DJ Khaled Charged for Paid Promotion of Fraudulent Cryptocurrency

Congratulations, you played yourself
DJ Khaled Charged for Paid Promotion of Fraudulent Cryptocurrency
In an extremely rare turn of events, DJ Khaled has now played himself, picking up charges for his involvement in promoting a cryptocurrency company that proved to be fraudulent.

Today, the United States Securities and Exchange Commission (SEC) announced settled charges against both Khaled and boxing star Floyd Mayweather Jr. The pair failed to disclose payments they received for promoting investments in Initial Coin Offerings (ICOs).

The SEC found that Khaled failed to disclose a $50,000 USD payment from Centra Tech Inc., a company that raised $32 million USD with its ICO. Mayweather, meanwhile, did not disclose a payment of $100,000 USD he received from Centra Tech, in addition to another $200,000 USD he was paid to promote two other ICOs.

In a now-deleted Instagram post made last September (archived here), Khaled promoted the Centra Card and Centra Wallet app as "the ultimate winner in Cryptocurrency debit cards," calling it "a game changer."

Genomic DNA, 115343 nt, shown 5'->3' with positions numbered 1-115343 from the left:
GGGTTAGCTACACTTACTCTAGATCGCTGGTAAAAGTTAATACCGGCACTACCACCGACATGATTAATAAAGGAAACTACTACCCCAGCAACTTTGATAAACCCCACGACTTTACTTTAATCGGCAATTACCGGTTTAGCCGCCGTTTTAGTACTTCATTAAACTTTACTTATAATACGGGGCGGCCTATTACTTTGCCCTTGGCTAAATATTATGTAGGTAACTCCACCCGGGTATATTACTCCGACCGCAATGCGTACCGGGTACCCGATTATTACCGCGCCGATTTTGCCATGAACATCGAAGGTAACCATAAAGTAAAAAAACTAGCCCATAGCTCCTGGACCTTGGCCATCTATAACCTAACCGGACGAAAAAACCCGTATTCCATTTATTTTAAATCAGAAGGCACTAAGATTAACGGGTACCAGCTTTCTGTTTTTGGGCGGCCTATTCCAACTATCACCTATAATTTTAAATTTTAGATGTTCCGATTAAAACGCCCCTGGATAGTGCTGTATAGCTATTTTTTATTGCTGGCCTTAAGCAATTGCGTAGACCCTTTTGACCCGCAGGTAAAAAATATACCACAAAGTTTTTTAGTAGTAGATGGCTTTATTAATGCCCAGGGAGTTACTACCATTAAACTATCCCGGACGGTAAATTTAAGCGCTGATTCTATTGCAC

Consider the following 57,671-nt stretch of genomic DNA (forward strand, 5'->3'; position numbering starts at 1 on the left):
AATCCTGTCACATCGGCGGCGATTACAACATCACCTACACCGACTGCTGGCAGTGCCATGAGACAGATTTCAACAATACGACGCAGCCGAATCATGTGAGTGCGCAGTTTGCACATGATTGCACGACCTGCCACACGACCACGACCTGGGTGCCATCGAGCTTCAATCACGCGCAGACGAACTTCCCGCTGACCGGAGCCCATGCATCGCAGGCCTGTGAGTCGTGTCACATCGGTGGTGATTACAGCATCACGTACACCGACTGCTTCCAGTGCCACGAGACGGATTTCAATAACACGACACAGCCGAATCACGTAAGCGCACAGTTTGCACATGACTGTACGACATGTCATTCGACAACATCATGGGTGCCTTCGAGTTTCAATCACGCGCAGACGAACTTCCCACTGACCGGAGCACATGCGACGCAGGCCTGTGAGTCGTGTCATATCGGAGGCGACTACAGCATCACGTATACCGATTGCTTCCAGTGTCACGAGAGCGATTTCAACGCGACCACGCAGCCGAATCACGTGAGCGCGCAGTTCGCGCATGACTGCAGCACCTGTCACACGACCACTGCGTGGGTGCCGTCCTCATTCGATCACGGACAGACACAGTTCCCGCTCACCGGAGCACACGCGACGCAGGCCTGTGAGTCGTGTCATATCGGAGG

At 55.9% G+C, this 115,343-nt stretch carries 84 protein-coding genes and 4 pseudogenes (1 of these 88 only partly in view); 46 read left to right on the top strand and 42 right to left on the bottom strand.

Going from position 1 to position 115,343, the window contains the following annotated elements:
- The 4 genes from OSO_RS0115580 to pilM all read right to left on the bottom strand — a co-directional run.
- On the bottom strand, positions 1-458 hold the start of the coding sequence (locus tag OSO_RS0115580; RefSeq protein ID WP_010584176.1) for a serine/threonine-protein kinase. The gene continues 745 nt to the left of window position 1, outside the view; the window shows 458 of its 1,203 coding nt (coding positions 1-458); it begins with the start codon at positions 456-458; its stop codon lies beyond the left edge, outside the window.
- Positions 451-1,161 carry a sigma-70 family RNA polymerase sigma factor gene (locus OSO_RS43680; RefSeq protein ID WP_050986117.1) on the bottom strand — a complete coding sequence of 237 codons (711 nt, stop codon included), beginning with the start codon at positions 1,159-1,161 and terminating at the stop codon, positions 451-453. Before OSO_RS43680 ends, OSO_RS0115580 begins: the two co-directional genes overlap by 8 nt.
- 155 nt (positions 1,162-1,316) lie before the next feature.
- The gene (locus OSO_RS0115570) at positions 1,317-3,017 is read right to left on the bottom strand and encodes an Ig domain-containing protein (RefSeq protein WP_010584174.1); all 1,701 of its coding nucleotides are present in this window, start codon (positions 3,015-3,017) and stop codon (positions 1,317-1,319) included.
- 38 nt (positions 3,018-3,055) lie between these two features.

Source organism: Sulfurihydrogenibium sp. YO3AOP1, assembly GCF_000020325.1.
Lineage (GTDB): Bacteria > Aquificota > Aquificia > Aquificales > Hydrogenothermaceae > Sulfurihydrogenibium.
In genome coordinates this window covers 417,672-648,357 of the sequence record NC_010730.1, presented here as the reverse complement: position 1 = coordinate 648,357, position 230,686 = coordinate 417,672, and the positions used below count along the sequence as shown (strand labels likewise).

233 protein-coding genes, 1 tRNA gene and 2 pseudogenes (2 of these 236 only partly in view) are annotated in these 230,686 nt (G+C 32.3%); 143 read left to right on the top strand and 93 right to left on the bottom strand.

This past May, the founders of Centra Tech were indicted for wire and securities fraud. The trio of Raymond Trapani, Sohrab Sharma and Robert Farkas were found guilty of attempting to "capitalize on investor interest in the burgeoning cryptocurrency market" by making "false claims about their product and about relationships they had with credible financial institutions, even creating a fictitious Centra Tech CEO."

Both Khaled and Mayweather agreed to pay disgorgement penalties, as well as interest, "without admitting or denying" the SEC's findings. Mayweather agreed to pay $300,000 in disgorgement, a $300,000 penalty and $14,775 in prejudgment interest. Khaled agreed to pay $50,000 in disgorgement, a $100,000 penalty, and $2,725 in prejudgment interest.

Additionally, Khaled agreed not to promote any securities, digital or otherwise, for two years, while Mayweather agreed to a similar ban for three years.

"These cases highlight the importance of full disclosure to investors," SEC enforcement division co-director Stephanie Avakian said in a statement. "With no disclosure about the payments, Mayweather and Khaled's ICO promotions may have appeared to be unbiased, rather than paid endorsements."